Back to School Thoughts on Designing Good Learning

After a bit of reflection and professional reading over the holidays, here is what I want each and every lesson / experience / sequence of learning I facilitate to include. They are my Rules of Thumb for Designing Good Learning Experiences, circa early 2015.

  • Rich, deep, meaningful, original tasks: PUZZLE, PROBLEM, PROVOCATION, EXPLORE, PLAY, CHALLENGE – students will “work the hard parts”
  • Integrate reading, writing and inquiry – all ‘modules’ pre-planned and available so
    • A) students have the responsibility of choosing their own pathway through the learning and
    • B) so they can see “the whole game” of learning – see how each piece helps them develop new understandings, skills, and knowledge and
    • C) So I know I have coverage of all the things I know are important: content knowledge + web/visual literacy + disposition exercising (The Magnificent 8) + knowledge skills + creativity
  • Designed to be tight enough to be focused (creative constraints), but flexible enough to be self-negotiated
  • Be designed for M.V.T.A (Minimum Viable Teacher Assistance)
  • A catchy title and an interesting, original task + an introduction video (ie, a Generative Topic)
  • A WALT (We are learning to…) and a TIB (This is because…)
  • Linked reading / audio / video resources + official reading objectives
  • Linked knowledge building workshops / Snappers + official writing objectives
  • Scaffold appropriately with examples / models / exemplars (for practice, play, imitation, imagination, and simulations)
  • Online / offline component with a bias towards leveraging the opportunities provided by digital tech
  • Each will have a S.T.A.R moment (Something They’ll Always Remember)
  • Offer autonomy, mastery and purpose
  • Have “checkpoints” for feedback (self, peer, teacher)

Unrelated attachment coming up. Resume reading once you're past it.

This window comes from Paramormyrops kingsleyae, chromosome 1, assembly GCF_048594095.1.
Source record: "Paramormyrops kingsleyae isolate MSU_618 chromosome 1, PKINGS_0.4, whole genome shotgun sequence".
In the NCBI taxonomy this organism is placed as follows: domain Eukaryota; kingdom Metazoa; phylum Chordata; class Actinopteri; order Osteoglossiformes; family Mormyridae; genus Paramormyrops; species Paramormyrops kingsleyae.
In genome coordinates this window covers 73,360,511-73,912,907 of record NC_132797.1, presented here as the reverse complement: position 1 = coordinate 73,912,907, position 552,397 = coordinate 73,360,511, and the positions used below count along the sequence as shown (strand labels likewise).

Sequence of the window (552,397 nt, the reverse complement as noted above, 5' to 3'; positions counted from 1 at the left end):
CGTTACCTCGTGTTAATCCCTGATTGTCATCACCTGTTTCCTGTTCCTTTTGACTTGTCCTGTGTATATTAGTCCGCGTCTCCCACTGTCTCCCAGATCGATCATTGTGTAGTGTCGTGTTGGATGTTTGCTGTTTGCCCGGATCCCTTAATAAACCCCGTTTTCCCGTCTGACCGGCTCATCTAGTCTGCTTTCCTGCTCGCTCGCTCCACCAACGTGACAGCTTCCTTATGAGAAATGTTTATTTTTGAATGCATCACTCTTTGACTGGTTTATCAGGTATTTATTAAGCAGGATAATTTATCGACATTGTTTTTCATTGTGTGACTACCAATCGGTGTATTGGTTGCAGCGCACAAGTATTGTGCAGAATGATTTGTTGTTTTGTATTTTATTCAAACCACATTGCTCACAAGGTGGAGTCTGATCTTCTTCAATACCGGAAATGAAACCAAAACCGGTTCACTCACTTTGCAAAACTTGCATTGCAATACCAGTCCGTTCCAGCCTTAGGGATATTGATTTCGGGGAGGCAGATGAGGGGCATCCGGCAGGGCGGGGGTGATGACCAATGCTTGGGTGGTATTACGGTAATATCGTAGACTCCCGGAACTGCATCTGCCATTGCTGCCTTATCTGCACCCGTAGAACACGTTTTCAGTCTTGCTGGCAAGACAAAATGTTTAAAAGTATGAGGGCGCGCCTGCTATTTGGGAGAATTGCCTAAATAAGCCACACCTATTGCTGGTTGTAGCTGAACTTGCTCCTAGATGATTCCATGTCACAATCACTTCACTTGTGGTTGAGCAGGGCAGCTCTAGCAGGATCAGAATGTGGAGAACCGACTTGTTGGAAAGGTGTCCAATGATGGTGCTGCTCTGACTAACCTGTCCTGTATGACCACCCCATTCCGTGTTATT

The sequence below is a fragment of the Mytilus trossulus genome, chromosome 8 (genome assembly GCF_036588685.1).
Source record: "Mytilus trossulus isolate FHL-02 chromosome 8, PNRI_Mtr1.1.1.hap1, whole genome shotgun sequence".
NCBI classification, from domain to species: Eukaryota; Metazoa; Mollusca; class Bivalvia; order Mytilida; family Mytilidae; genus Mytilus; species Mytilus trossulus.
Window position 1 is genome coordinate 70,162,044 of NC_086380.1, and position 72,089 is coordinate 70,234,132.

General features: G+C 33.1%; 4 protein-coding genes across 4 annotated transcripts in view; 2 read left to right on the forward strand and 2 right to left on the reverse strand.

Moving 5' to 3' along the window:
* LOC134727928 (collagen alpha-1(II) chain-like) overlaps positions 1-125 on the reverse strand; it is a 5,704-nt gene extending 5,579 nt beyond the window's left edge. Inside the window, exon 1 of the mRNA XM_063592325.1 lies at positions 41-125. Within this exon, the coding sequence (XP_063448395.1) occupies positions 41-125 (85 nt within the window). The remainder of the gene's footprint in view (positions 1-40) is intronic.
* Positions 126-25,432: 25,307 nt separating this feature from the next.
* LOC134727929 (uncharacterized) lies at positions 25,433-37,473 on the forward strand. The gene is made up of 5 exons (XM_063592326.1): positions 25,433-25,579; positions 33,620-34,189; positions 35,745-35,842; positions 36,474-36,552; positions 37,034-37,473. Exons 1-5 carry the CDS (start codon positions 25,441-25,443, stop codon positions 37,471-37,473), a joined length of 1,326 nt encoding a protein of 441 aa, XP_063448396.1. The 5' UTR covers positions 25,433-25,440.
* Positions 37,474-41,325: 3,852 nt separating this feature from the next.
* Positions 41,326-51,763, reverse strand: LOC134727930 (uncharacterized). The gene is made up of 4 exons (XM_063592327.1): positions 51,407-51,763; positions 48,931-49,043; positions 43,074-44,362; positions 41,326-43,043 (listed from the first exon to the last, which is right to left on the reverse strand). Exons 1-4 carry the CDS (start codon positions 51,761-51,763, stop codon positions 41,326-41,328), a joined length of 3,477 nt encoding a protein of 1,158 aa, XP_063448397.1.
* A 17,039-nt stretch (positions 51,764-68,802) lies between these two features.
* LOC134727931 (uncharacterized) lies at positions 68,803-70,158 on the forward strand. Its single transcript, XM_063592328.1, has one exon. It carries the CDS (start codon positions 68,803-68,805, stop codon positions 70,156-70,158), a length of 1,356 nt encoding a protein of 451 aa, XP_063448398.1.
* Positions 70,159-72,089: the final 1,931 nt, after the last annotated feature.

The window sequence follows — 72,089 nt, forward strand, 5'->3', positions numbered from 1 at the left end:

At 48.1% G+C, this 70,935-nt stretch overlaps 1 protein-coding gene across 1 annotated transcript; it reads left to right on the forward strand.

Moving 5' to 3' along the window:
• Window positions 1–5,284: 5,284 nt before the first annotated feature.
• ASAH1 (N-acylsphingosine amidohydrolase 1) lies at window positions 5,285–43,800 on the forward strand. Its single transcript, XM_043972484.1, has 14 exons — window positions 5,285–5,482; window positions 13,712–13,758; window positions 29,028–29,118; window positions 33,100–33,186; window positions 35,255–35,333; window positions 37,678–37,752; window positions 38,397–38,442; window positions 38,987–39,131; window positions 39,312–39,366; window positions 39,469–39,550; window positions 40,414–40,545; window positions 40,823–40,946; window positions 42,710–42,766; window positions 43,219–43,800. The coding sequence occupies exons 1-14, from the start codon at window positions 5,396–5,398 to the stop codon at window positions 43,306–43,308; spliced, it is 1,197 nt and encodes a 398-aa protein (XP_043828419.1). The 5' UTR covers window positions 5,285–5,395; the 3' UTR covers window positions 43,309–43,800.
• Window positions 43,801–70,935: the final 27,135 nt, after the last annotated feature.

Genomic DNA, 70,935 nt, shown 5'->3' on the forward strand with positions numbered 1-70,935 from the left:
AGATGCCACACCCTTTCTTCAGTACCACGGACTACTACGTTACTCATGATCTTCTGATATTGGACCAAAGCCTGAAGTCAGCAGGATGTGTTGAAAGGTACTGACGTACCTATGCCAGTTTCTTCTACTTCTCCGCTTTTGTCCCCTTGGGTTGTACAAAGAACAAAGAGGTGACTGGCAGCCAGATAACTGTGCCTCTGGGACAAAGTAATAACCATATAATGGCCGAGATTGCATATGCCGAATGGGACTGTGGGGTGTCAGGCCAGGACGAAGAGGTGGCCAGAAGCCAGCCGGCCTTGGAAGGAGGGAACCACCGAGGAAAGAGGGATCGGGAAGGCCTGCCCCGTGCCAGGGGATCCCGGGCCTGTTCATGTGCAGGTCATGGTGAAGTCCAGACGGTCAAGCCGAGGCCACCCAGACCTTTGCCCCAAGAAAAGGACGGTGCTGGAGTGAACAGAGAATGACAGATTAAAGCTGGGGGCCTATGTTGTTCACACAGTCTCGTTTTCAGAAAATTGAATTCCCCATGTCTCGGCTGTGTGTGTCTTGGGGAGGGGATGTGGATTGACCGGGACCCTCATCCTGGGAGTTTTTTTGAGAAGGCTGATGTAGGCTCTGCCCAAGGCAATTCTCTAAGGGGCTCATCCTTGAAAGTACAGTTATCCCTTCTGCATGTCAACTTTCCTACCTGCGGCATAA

• Have a “want to know more?” or further curiosity prompts
  • Each will be aware of what the assessment is that term and contain elements of practice (you gotta do what you gotta do!)
  • Outcomes will be defined across understandings, skills, abilities and dispositions (within the process and final product) and digital badges provided based on these outcomes
  • Each will contain a reflection piece based upon the overall understandings of the inquiry + reflecting on the learning muscles being exercised + the inquiry process

My role then changes to:

  • “a stream of highly contingent, situation, problem and person-specific interventions and provocations – not nuggets of truth” – Claxton
  • Pushing, prodding, tilting towards understanding
  • Providing the knowledge or guidance needed at that time
  • Questioning, facilitating discussions
  • Providing EXCELLENT feedback based on content, understandings, AND dispositions
  • Tracking quality learning, ensuring engagement. Following up / chasing up.
  • Modelling good thinking and learning dispositions

Designing these kinds of learning experiences takes time, but that’s the bread and butter of teaching; it’s the stuff we should be spending our time on, wading through these complexities to facilitate challenging, interesting learning for our students.

Now….to actually sit down and get to it!

2 comments

    1. Apologies for the delay in response to this comment, Darren. I must have missed the notification. Anyway – “knowledge building workshops” is actually probably quite a mucky term. I should have said short knowledge building “Snappers” and then guided workshops in which to practise the application of that knowledge. The Snapper part is direct instruction – sit down and listen, you need to know this (for example, 10 minutes learning what a complex sentence is). The workshop part would then be, right, lets work closely together to actually write a few complex sentences. After than, and where the bulk of the time goes is the student then taking that knowledge and applying it to real-life / inquiry tasks in a more independent fashion. I read a blog post the other day which frames this split as 70:20:10 (this one: http://blog.learnlets.com/?p=4179). Happy to talk more if you want!

Leave a Reply